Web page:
Millions may still qualify for a lower rate
Here’s a look at the latest developments in the mortgage market for the week beginning 3/1/21.
- Over 16M homeowners may still qualify for a lower rate
- New homes are selling almost as fast as they hit the market
- Pending home sales increase despite record winter price gains
- How often can you refinance your home?
Over 16M homeowners may still qualify for a lower rate
Rates have continued their rise in response to economic growth. Does this mean it’s too late to save with a refinance? The short answer is probably not, as new research shows millions of homeowners are still eligible for a deal.
In the last week of February, the 30-year fixed rate mortgage rose to where it was last August, just three basis points below 3%. Refinance activity pulled back accordingly, with the number of applications dropping for the third week in a row, this time by 11%.
But even with a decline in applications, refinance activity is 50% higher than it was a year ago. In fact, the number of homeowners who stand to benefit likely hasn’t changed as dramatically as rates have in the last few weeks.
Data from Black Knight shows that as of mid-January, 16.7 million homeowners are eligible to lower their rate by at least 0.75% with a refinance. And even more recently in February, Fannie Mae reported that almost two thirds of mortgage holders could likely do so by at least half a percentage point.
It’s expected that homeowners will seize the opportunity to save while they can. Freddie Mac says that while higher rates may cool down the surge of loan applications, they still expect significant volume to continue for the next few months. The agency estimates that in the last year, owners saved an average of $2,800 per year by refinancing. Over that same period, the average Better Mortgage customer saved $8,000.
The bottom line? Lower payments may still be possible for millions of homeowners. If you’ve been considering a refinance, it’s a good time to check your rates and see if you stand to save.
New homes are selling almost as fast as they hit the market
After a three-month lull at the end of last year, new construction home sales are back on the rise. An estimated 70,000 new homes were sold in January, which is about 13,000 more than the same month last year.
That’s a healthy start to a year that’s expected to continue breaking records in homeownership, but that trajectory may be threatened by low inventory. If new homes keep selling at the current pace of 993,000 homes annually, it would only take four months before the market runs out of them completely.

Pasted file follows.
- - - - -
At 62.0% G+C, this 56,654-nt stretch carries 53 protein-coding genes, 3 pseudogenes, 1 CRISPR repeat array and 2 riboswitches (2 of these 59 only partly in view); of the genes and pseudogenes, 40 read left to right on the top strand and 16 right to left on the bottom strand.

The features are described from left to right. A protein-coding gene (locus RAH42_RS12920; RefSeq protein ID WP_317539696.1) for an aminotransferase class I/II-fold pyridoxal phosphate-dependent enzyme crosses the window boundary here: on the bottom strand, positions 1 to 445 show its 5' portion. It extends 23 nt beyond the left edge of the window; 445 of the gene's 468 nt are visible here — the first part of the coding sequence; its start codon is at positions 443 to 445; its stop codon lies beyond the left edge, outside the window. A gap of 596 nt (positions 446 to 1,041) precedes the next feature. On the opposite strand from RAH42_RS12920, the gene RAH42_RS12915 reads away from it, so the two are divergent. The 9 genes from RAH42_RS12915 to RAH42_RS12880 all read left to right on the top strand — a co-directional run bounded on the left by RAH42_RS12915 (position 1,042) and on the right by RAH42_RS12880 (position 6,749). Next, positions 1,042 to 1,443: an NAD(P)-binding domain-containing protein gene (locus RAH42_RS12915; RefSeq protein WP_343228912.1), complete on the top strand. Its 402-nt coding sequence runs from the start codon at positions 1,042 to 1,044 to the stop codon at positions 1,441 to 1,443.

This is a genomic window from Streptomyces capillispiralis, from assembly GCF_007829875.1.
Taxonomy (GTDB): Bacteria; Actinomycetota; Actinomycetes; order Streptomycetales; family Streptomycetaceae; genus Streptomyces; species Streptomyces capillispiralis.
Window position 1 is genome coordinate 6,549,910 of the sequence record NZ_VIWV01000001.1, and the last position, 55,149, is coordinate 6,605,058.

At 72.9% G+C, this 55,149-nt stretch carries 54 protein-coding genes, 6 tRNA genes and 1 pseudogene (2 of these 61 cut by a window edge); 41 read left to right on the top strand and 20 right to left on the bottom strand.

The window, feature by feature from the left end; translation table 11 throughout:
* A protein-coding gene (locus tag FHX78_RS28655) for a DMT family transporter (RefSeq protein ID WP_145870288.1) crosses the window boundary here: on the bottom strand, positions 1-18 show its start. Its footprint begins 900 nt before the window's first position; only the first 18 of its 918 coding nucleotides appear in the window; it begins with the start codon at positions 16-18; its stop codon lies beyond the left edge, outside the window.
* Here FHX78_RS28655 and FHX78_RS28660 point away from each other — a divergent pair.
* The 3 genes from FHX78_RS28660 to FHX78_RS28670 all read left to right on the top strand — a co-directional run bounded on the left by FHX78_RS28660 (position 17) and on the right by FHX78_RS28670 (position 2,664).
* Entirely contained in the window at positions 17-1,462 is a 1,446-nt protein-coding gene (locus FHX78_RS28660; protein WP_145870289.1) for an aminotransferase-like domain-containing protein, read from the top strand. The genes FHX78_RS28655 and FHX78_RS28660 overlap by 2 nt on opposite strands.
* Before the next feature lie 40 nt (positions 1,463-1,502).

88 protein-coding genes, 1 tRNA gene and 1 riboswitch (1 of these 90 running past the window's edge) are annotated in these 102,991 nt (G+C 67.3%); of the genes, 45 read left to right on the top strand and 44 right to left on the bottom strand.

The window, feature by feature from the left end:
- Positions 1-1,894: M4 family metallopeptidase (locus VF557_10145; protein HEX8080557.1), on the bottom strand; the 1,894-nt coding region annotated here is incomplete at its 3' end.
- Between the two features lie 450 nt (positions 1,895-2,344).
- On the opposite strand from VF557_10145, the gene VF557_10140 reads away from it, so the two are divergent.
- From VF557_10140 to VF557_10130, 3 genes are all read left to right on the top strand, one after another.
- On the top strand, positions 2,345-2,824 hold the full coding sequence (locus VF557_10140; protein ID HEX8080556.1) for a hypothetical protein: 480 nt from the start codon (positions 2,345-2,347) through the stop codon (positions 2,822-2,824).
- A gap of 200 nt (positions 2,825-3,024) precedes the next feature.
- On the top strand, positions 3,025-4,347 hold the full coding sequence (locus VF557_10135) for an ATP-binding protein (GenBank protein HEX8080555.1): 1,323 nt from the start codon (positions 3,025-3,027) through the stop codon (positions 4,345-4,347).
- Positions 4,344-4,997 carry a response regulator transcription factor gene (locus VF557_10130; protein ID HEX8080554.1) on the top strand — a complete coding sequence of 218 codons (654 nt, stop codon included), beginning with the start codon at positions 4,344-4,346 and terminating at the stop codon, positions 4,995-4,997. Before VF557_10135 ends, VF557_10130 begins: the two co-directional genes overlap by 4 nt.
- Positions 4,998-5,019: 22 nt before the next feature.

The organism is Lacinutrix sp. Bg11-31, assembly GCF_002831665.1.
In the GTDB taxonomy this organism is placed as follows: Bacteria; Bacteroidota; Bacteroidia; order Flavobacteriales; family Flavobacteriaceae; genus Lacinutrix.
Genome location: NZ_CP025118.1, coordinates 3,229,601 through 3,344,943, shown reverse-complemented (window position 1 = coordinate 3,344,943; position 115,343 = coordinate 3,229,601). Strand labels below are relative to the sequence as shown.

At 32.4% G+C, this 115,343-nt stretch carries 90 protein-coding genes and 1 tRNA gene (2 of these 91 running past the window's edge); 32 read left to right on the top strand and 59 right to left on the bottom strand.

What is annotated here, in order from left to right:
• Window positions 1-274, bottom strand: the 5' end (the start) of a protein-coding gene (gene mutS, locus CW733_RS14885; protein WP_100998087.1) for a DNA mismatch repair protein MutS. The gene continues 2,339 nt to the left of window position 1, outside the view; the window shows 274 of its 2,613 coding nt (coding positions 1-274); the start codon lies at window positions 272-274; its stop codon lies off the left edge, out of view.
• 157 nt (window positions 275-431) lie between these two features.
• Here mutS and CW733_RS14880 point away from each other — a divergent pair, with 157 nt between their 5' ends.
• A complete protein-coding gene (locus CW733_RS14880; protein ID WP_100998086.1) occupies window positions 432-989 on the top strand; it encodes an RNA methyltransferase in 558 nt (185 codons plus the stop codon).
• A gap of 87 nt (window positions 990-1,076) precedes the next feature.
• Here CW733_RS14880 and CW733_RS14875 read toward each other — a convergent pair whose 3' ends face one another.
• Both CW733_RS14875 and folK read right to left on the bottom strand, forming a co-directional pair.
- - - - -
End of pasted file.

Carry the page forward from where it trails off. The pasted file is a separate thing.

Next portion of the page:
Luckily, more new home construction is on the way. A record number of permits were issued in January, which will bring an influx of new builds to the market this summer. Even spring inventory should start to see relief from construction started last fall.
With so few existing homes available, newly built homes are becoming more popular. Shoppers who haven’t considered this option may want to study up on how to approach buying new construction, before the market starts heating up again.
Pending home sales increase despite record winter price gains
Rising prices don’t seem to be deterring home shoppers this winter. Pending home sales increased 13% year-over-year in January, even after home prices had climbed 10.4% higher by the end of 2020—the biggest annual price gain in more than three decades.
A pending home sale refers to when a contract is signed for the purchase of an existing home, often with a lead time of 1-2 months before that existing home is considered sold.
This increase in sales shows the homebuying boom is still going strong, even alongside rising home costs. Buyer demand is only expected to climb from here, and economists are estimating 6.49 million existing homes will sell this year—15% more than in 2020.
How often can you refinance your home?
Many homeowners refinance to reduce their loan’s interest rate, cut back monthly payments or tap into their home equity. While there’s no official limit to the number of times you’re allowed to refinance your home, that doesn’t necessarily mean you should do so whenever rates drop. Read up on the pros and cons of when to refinance so you can make an informed decision.
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